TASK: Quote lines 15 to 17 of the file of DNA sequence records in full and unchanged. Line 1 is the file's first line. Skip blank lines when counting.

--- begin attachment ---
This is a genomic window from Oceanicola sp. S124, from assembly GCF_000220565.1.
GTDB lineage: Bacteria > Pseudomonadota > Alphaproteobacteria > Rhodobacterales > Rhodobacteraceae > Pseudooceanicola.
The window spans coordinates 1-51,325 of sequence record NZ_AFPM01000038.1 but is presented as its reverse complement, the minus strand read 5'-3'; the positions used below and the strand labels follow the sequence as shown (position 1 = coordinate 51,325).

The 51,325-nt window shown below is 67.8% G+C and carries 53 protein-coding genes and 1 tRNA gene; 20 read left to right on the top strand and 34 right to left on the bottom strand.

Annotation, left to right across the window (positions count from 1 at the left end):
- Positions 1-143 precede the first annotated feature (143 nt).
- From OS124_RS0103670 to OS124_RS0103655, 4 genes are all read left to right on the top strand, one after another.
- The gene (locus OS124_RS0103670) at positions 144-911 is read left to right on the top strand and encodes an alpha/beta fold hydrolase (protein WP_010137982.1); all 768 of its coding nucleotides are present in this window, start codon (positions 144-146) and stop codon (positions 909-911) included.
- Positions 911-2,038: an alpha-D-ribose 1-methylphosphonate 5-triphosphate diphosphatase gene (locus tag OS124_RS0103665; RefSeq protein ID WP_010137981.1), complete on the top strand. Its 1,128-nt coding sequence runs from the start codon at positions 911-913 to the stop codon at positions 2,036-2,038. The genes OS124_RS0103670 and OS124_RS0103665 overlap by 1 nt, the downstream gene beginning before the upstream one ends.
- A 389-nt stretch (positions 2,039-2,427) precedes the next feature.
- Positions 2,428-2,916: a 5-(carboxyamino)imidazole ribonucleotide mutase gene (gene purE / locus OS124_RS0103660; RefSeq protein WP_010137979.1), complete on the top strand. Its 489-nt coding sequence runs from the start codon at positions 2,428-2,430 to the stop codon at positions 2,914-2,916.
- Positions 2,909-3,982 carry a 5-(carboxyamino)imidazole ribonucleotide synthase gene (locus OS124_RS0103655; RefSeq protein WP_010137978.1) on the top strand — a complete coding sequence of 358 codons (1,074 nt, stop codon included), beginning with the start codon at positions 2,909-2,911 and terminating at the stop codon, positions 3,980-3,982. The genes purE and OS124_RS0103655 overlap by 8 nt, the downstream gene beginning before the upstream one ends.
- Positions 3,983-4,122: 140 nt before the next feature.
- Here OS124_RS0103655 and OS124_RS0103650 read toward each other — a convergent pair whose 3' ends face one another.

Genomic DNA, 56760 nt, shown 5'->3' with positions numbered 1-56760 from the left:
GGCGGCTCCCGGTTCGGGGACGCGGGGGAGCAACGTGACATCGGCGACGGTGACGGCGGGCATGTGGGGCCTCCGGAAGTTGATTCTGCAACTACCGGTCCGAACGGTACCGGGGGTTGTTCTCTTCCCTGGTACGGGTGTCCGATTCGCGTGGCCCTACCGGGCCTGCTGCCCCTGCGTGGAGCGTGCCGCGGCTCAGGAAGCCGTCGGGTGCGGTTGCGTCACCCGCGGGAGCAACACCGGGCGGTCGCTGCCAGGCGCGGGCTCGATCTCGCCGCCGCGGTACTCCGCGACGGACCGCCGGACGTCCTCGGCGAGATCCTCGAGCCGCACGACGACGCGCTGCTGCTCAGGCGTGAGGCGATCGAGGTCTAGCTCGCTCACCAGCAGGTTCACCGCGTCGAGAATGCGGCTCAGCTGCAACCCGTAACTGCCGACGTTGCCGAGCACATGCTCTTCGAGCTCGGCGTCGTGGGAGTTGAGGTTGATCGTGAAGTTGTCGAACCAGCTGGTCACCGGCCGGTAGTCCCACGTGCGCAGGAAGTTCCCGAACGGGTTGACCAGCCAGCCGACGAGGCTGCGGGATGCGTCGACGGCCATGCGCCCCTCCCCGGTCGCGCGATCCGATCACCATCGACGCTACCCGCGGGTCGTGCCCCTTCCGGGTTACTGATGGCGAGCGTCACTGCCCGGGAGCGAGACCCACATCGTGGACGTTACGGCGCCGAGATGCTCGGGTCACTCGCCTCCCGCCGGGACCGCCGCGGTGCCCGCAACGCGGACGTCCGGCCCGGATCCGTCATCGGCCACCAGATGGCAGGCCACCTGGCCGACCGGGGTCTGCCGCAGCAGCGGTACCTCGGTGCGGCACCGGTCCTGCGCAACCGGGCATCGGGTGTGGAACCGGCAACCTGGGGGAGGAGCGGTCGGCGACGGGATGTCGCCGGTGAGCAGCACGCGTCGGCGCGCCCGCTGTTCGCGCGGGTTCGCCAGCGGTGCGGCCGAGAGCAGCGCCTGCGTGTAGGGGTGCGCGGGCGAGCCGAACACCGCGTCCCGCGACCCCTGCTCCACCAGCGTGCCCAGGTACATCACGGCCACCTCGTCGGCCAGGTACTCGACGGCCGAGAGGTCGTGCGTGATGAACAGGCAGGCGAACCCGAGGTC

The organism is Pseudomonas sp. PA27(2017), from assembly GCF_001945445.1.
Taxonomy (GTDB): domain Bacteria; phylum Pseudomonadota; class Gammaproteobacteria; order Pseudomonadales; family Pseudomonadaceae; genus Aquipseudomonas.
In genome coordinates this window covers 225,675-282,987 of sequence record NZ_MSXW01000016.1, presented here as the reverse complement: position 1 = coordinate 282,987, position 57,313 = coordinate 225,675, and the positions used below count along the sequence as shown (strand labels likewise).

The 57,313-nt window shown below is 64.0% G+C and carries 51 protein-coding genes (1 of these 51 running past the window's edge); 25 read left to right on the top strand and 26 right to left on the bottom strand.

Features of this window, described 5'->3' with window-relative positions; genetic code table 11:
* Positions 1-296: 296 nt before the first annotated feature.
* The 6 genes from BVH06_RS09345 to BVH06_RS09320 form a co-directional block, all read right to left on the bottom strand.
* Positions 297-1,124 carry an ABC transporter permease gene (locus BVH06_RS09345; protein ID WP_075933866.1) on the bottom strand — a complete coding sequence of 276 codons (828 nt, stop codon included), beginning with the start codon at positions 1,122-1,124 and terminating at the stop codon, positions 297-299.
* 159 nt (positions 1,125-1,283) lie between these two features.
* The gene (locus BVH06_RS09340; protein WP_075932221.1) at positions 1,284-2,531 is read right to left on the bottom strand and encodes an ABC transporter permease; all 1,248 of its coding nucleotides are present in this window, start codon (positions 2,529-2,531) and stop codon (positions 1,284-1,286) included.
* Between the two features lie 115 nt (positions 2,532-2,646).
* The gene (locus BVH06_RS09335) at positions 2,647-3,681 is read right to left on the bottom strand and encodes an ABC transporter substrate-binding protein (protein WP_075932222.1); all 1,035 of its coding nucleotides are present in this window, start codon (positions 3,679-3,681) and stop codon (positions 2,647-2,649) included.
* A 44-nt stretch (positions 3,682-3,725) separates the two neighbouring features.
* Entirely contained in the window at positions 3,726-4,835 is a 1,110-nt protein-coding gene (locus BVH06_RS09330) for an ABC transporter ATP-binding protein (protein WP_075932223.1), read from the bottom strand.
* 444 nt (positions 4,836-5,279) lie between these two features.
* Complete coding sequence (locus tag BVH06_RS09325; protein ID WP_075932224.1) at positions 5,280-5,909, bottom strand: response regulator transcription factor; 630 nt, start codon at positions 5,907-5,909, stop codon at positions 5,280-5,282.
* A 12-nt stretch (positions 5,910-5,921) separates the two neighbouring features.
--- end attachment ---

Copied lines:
Genomic DNA, 56760 nt, shown 5'->3' with positions numbered 1-56760 from the left:
GGCGGCTCCCGGTTCGGGGACGCGGGGGAGCAACGTGACATCGGCGACGGTGACGGCGGGCATGTGGGGCCTCCGGAAGTTGATTCTGCAACTACCGGTCCGAACGGTACCGGGGGTTGTTCTCTTCCCTGGTACGGGTGTCCGATTCGCGTGGCCCTACCGGGCCTGCTGCCCCTGCGTGGAGCGTGCCGCGGCTCAGGAAGCCGTCGGGTGCGGTTGCGTCACCCGCGGGAGCAACACCGGGCGGTCGCTGCCAGGCGCGGGCTCGATCTCGCCGCCGCGGTACTCCGCGACGGACCGCCGGACGTCCTCGGCGAGATCCTCGAGCCGCACGACGACGCGCTGCTGCTCAGGCGTGAGGCGATCGAGGTCTAGCTCGCTCACCAGCAGGTTCACCGCGTCGAGAATGCGGCTCAGCTGCAACCCGTAACTGCCGACGTTGCCGAGCACATGCTCTTCGAGCTCGGCGTCGTGGGAGTTGAGGTTGATCGTGAAGTTGTCGAACCAGCTGGTCACCGGCCGGTAGTCCCACGTGCGCAGGAAGTTCCCGAACGGGTTGACCAGCCAGCCGACGAGGCTGCGGGATGCGTCGACGGCCATGCGCCCCTCCCCGGTCGCGCGATCCGATCACCATCGACGCTACCCGCGGGTCGTGCCCCTTCCGGGTTACTGATGGCGAGCGTCACTGCCCGGGAGCGAGACCCACATCGTGGACGTTACGGCGCCGAGATGCTCGGGTCACTCGCCTCCCGCCGGGACCGCCGCGGTGCCCGCAACGCGGACGTCCGGCCCGGATCCGTCATCGGCCACCAGATGGCAGGCCACCTGGCCGACCGGGGTCTGCCGCAGCAGCGGTACCTCGGTGCGGCACCGGTCCTGCGCAACCGGGCATCGGGTGTGGAACCGGCAACCTGGGGGAGGAGCGGTCGGCGACGGGATGTCGCCGGTGAGCAGCACGCGTCGGCGCGCCCGCTGTTCGCGCGGGTTCGCCAGCGGTGCGGCCGAGAGCAGCGCCTGCGTGTAGGGGTGCGCGGGCGAGCCGAACACCGCGTCCCGCGACCCCTGCTCCACCAGCGTGCCCAGGTACATCACGGCCACCTCGTCGGCCAGGTACTCGACGGCCGAGAGGTCGTGCGTGATGAACAGGCAGGCGAACCCGAGGTC

The organism is Pseudomonas sp. PA27(2017), from assembly GCF_001945445.1.